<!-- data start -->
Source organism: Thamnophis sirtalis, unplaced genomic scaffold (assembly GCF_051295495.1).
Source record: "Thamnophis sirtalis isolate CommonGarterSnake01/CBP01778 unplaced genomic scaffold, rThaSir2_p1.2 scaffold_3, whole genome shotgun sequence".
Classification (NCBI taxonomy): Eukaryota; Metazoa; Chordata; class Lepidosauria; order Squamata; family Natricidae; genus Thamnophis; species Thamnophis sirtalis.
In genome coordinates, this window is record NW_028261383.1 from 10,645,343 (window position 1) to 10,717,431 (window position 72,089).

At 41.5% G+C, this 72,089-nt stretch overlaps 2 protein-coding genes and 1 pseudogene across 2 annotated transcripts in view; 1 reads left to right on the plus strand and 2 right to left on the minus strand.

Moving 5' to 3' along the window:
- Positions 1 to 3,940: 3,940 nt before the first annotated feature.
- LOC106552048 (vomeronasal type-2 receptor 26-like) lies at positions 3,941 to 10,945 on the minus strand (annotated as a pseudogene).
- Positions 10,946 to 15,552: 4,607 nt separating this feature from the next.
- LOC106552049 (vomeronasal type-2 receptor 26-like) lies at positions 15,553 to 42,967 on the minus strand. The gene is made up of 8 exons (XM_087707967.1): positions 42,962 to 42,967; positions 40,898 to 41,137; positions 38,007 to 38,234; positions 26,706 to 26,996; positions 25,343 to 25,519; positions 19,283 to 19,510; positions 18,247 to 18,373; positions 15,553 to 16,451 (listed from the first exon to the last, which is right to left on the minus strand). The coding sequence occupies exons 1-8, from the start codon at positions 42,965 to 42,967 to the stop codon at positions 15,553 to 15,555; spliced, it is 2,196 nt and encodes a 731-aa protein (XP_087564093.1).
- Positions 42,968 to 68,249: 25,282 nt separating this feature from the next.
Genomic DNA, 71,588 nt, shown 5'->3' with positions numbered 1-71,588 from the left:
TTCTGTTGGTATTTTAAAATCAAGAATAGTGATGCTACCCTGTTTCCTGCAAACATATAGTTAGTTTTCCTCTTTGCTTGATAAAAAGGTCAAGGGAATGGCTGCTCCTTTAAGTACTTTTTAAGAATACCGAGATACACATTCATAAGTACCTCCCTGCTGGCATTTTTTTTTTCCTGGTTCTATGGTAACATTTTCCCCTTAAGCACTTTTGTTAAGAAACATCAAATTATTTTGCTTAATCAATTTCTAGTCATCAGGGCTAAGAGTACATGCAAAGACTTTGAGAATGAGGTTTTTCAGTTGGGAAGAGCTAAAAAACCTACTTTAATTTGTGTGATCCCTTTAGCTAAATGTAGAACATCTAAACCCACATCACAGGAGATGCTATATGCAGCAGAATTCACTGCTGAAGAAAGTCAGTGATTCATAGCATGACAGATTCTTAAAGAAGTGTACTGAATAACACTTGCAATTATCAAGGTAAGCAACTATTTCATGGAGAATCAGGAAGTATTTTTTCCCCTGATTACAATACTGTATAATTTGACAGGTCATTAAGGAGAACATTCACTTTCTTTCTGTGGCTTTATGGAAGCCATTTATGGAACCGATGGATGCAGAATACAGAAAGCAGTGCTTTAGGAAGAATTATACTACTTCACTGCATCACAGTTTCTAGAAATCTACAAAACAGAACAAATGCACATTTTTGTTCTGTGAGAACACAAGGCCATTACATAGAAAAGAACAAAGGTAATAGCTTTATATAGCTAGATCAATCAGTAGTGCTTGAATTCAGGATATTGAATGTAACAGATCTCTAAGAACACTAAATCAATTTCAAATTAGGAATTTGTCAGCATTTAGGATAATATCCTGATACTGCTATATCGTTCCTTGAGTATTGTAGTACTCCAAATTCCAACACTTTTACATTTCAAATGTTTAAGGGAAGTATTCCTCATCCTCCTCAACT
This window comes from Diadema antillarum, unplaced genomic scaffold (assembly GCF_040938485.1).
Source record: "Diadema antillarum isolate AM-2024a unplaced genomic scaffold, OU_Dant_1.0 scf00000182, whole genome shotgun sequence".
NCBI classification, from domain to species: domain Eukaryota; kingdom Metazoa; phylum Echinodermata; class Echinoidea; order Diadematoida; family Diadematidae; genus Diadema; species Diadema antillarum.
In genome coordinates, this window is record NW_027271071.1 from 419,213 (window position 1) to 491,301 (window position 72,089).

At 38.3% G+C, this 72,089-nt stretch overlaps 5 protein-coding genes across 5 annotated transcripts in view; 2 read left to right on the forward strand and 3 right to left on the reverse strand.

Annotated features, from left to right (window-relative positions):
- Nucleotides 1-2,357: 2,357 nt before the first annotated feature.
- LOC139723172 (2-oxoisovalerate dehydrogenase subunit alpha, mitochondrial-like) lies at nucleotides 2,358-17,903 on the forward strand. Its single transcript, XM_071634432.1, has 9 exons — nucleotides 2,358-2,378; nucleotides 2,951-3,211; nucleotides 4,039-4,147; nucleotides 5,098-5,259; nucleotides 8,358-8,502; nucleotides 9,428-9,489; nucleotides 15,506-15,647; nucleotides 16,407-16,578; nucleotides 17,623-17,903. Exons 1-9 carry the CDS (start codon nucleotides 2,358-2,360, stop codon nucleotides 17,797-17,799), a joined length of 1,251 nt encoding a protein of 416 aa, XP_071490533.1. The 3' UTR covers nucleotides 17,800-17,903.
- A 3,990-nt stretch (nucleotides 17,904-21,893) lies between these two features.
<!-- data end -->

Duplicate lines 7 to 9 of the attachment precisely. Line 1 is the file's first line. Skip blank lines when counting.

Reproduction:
- Positions 1 to 3,940: 3,940 nt before the first annotated feature.
- LOC106552048 (vomeronasal type-2 receptor 26-like) lies at positions 3,941 to 10,945 on the minus strand (annotated as a pseudogene).
- Positions 10,946 to 15,552: 4,607 nt separating this feature from the next.